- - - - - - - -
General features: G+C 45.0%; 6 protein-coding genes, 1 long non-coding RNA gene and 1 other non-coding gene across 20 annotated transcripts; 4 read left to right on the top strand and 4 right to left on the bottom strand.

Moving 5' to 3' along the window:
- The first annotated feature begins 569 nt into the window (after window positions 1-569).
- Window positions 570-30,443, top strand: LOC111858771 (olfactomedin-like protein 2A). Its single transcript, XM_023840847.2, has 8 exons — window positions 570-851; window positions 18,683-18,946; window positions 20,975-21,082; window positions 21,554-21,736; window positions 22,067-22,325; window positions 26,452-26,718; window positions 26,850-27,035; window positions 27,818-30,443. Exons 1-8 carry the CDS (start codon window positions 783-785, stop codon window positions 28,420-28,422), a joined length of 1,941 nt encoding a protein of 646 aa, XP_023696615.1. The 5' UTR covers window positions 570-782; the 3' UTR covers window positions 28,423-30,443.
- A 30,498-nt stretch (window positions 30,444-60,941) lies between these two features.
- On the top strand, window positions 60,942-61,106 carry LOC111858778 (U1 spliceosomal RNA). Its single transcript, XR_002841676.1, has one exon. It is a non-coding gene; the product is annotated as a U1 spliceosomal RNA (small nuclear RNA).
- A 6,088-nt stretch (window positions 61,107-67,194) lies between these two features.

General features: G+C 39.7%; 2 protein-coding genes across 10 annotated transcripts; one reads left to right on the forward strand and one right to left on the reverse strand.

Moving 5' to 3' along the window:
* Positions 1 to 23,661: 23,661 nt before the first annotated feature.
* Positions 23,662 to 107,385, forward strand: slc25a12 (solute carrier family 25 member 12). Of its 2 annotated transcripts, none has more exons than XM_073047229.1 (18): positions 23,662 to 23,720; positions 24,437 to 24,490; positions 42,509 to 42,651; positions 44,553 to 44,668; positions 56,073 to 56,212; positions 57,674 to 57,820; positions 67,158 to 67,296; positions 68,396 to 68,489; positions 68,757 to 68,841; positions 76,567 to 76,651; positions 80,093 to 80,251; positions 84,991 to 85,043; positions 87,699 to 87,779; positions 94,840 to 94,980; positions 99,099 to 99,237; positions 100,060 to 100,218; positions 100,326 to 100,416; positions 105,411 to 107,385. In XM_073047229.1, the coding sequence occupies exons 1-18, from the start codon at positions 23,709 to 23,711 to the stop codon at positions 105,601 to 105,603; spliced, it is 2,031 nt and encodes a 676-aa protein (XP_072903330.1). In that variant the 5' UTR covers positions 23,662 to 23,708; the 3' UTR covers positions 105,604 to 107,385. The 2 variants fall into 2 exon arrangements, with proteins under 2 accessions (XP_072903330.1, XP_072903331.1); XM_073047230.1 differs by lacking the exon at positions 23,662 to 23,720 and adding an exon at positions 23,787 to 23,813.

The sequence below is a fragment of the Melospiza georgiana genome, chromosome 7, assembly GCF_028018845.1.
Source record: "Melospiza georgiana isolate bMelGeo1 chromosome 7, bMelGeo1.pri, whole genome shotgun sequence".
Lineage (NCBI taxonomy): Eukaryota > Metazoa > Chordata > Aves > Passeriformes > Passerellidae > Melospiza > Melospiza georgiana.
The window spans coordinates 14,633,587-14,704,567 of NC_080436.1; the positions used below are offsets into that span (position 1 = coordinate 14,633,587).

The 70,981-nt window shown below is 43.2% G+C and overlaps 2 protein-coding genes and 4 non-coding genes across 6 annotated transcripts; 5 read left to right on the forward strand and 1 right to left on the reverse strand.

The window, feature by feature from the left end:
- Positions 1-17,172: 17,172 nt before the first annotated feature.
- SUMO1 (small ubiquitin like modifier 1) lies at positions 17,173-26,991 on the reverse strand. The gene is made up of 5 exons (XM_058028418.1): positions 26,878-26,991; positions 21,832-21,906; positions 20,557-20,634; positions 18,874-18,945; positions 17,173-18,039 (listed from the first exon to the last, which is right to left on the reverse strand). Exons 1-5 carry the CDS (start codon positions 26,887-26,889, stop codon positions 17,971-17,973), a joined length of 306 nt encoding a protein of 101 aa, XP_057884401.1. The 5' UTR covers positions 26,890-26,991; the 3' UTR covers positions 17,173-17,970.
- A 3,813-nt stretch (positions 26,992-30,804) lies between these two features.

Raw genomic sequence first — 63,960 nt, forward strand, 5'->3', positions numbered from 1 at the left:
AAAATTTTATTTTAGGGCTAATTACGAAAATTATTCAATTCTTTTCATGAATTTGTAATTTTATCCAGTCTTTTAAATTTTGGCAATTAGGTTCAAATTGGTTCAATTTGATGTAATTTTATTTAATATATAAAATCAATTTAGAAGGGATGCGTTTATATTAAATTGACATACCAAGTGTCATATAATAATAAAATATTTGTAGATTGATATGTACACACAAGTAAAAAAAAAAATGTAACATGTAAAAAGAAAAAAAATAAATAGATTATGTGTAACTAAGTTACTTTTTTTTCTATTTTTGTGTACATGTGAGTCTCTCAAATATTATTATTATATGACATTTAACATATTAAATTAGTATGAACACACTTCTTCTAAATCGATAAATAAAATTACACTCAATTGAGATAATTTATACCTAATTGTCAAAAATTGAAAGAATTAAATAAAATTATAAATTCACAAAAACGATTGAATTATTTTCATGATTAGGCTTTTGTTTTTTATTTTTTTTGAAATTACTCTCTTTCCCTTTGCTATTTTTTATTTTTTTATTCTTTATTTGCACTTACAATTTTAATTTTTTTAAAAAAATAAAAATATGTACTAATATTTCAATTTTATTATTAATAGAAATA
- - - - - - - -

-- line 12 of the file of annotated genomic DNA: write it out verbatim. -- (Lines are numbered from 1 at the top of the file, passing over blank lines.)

The sequence below is a fragment of the Melospiza georgiana genome, chromosome 7, assembly GCF_028018845.1.